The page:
A former chemical weapons factory where British scientists contributed to early atomic bomb technology should be preserved, experts are to say.
The site was 'pivotal' to the allied war effort
The Valley Works at Rhydymwyn, near Mold, Flintshire, produced hundreds of tons of mustard gas in World War Two.
But its history goes back to the 18th Century, according to university researchers who studied the site, now a nature reserve, for five months.
They are to present their findings at a public meeting on Tuesday.
Experts from Birmingham University's school of archaeology were commissioned to examine the industrial heritage at the Flintshire site.
The work included evaluating the atomic bomb research, codenamed Operation Tube Alloys, which made the site one of Britain's greatest wartime secrets.
Many of the scientists who worked on Operation Tube Alloys, were sent to work on the Manhattan Project, which developed the first atomic bomb, according to Kirsty Nichol, the survey's project manager.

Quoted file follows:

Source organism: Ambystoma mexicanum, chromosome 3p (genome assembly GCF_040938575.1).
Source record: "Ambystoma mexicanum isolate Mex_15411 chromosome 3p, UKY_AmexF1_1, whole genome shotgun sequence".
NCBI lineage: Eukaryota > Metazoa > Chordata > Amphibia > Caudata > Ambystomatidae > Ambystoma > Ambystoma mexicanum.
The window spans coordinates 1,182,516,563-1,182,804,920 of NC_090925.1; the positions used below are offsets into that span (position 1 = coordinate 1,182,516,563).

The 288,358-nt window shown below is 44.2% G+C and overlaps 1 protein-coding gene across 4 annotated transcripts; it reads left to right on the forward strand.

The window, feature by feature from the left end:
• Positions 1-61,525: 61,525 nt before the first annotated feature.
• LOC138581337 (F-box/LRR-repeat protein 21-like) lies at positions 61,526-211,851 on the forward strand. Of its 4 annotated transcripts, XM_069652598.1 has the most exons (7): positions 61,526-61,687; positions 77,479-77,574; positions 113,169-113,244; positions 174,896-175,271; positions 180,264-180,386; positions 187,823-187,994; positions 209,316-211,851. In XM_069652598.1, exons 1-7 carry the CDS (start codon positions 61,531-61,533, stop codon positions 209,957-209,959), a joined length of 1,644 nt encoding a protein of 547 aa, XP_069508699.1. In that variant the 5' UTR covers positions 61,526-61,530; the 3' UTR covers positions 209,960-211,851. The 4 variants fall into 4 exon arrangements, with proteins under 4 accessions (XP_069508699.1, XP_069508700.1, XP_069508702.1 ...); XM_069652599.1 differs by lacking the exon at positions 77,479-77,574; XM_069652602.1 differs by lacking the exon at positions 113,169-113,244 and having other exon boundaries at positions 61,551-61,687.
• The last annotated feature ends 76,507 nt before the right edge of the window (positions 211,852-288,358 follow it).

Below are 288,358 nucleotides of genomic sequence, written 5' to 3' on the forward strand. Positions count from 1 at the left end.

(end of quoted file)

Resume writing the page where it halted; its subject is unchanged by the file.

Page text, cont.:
She said the buildings put up to disguise the chemical weapons also being made at the site should be kept.
She said: "It is hugely important. Because of the tube alloys project, these type of structures do no survive anwhere in England from this period.
"It's not a particularly nice thing to think about - chemical weapons to kill people - but in terms of the wartime mentality, when everyone had their own gas mask, it touched the lives of an awful lot of people in the UK."
Rhydymwyn has been open to the public as a nature reserve since 2003, but its history could be traced back to a foundry in 1747, and at one point the site was used to make watermills, said Ms Nichol.
Her team's findings are presented to the public at 1900 BST on Tuesday.
Site manager Grant Webberley said: "This is a detailed study which looks back before the site became pivotal to the allied war effort.
"But it is as much about looking forward as looking back, and the report makes recommendations as to the future of the site."